It is stated by Douglas Bridges in Constructive mathematics: a foundation for computable analysis that the following property, which I will call the zero product property:

If $x,y \in \mathbb{R}$ and $xy = 0$, then $x = 0$ or $y = 0$.

is equivalent to the Lesser Limited Principle of Omniscience (LLPO):

For each binary sequence $(a_n)$ with at most one term equal to 1, either $a_{2n} = 0$ for all $n$ or else $a_{2n+1} = 0$ for all $n$.

The LLOP is non-algorithmic and a trivial consequence of the Law of Excluded Middle (LEM); as such it is often rejected by constructive mathematicians. In light of this revelation how do construcivists operate, in general situations, without use of the zero product property?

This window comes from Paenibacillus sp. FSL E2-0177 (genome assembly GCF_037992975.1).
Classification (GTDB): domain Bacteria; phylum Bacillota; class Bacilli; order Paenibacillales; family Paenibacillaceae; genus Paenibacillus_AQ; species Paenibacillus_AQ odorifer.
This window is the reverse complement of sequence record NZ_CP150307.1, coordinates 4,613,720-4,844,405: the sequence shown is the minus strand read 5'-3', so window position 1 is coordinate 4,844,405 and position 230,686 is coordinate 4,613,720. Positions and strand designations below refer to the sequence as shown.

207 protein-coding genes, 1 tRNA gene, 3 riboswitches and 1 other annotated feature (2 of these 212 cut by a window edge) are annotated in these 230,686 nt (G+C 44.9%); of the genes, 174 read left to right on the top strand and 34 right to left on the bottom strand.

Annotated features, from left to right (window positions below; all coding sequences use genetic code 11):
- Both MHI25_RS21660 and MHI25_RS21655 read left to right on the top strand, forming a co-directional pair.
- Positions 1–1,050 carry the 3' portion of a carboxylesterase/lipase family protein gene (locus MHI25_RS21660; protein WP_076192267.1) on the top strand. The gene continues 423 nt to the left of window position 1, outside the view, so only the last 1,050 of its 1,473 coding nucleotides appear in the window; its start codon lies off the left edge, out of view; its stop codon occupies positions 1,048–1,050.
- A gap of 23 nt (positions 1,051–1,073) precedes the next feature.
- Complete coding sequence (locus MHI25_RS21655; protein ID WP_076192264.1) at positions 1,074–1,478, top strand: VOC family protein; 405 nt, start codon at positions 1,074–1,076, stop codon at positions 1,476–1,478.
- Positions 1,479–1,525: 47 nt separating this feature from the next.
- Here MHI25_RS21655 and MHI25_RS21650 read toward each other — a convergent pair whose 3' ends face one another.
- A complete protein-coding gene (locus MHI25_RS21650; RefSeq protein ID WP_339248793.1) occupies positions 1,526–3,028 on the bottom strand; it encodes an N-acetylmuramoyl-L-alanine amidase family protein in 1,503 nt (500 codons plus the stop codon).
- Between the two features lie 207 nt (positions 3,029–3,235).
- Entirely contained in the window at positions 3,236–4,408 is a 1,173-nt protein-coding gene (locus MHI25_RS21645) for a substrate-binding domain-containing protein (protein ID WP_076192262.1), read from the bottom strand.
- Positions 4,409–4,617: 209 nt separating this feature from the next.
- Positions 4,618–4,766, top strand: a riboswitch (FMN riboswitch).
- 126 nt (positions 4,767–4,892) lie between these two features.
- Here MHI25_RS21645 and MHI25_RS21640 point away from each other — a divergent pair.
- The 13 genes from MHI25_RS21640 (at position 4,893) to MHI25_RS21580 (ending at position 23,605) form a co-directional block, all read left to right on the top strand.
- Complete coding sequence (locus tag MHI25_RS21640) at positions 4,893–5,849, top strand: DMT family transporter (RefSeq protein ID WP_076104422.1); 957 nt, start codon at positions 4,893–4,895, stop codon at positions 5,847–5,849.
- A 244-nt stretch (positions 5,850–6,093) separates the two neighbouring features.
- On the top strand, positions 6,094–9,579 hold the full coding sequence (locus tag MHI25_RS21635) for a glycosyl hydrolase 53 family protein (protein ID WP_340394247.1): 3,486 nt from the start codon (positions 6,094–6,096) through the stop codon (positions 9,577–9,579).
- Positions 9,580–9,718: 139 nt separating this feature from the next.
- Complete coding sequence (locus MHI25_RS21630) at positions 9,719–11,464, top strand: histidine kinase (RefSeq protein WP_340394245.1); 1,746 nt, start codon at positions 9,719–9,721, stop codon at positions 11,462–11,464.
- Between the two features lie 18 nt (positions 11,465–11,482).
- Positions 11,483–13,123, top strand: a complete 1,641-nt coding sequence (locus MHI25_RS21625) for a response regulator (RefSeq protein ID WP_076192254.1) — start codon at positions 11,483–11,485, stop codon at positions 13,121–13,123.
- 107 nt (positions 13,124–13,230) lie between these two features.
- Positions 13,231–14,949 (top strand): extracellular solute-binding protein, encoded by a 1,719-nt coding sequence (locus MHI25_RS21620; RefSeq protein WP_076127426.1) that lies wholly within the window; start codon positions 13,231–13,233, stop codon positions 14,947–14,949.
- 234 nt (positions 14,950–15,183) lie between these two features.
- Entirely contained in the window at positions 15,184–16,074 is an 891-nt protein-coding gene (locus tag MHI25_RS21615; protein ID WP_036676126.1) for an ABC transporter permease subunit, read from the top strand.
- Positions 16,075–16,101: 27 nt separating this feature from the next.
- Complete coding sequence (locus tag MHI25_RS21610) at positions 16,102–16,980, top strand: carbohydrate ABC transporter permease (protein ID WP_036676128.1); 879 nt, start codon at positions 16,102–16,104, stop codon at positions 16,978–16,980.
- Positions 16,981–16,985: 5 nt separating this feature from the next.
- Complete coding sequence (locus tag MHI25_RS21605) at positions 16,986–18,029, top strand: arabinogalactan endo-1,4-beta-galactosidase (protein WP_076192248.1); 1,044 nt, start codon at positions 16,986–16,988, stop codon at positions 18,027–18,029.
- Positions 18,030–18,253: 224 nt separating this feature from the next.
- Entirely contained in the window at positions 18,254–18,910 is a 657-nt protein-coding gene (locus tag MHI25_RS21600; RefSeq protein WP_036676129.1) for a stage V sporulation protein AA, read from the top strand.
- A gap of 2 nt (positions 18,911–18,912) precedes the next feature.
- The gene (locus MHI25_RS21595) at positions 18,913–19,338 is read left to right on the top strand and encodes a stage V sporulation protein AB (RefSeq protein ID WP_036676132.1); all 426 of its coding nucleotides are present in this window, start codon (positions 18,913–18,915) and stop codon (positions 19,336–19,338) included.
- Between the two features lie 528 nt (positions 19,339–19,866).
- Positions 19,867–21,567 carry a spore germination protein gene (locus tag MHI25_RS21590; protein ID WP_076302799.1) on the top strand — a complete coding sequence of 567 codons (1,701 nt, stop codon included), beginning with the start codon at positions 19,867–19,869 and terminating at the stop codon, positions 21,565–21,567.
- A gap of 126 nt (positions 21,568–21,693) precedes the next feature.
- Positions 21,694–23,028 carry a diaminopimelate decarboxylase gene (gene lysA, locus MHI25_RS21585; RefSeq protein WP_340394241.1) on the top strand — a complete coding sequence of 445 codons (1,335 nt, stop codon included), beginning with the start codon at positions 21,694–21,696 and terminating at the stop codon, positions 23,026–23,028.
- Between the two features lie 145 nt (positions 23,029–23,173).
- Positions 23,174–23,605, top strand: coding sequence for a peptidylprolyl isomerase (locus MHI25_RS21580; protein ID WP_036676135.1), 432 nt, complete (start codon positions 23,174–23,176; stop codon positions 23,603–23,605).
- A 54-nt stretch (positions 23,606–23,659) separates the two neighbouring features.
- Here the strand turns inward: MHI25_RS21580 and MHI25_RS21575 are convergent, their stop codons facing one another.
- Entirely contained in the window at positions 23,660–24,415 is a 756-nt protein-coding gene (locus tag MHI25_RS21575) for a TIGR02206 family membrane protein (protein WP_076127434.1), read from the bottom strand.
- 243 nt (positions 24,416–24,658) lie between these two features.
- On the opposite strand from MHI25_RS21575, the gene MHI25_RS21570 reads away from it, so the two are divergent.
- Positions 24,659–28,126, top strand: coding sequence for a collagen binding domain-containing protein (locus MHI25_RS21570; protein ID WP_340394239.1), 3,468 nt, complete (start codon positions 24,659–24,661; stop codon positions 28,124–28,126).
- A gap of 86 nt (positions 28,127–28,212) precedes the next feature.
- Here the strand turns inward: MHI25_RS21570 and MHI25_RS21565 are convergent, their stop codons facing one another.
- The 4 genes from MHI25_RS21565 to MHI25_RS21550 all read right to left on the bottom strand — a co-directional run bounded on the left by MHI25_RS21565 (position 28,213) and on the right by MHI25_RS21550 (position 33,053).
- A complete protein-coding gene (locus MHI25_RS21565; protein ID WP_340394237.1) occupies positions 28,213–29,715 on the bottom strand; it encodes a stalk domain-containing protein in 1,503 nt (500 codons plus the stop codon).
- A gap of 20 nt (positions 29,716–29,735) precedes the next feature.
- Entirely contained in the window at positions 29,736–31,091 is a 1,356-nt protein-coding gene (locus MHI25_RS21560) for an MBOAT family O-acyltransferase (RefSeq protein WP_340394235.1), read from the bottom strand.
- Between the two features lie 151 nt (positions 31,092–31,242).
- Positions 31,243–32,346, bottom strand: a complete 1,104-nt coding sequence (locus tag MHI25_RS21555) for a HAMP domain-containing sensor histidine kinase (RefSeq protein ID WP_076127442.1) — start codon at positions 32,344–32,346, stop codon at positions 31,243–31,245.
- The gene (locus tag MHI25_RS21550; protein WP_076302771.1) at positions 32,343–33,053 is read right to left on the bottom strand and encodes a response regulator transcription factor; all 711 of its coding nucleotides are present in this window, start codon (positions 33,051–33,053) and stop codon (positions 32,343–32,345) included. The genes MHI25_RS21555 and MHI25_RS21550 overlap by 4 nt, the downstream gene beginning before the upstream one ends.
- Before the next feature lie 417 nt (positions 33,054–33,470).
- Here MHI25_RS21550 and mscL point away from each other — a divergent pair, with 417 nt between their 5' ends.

Edit: The following example is referenced in some of the answers below but has been removed from the original post because it is receiving more attention than the fundamental question.

$$x^2-4 = 0 \implies (x-2)(x+2) = 0 \implies x-2 = 0 \ \text{or} \ x+2 = 0 \implies x = 2 \ \text{or} \ x = -2.$$

I realize the example given is fairly easy to reconcile without the zero product property. I'm looking for answers that give more general techniques employed to operate with out the zero product property. I've gathered that typically one must add extra assumptions (e.g. apartness of x and y.)

9more comments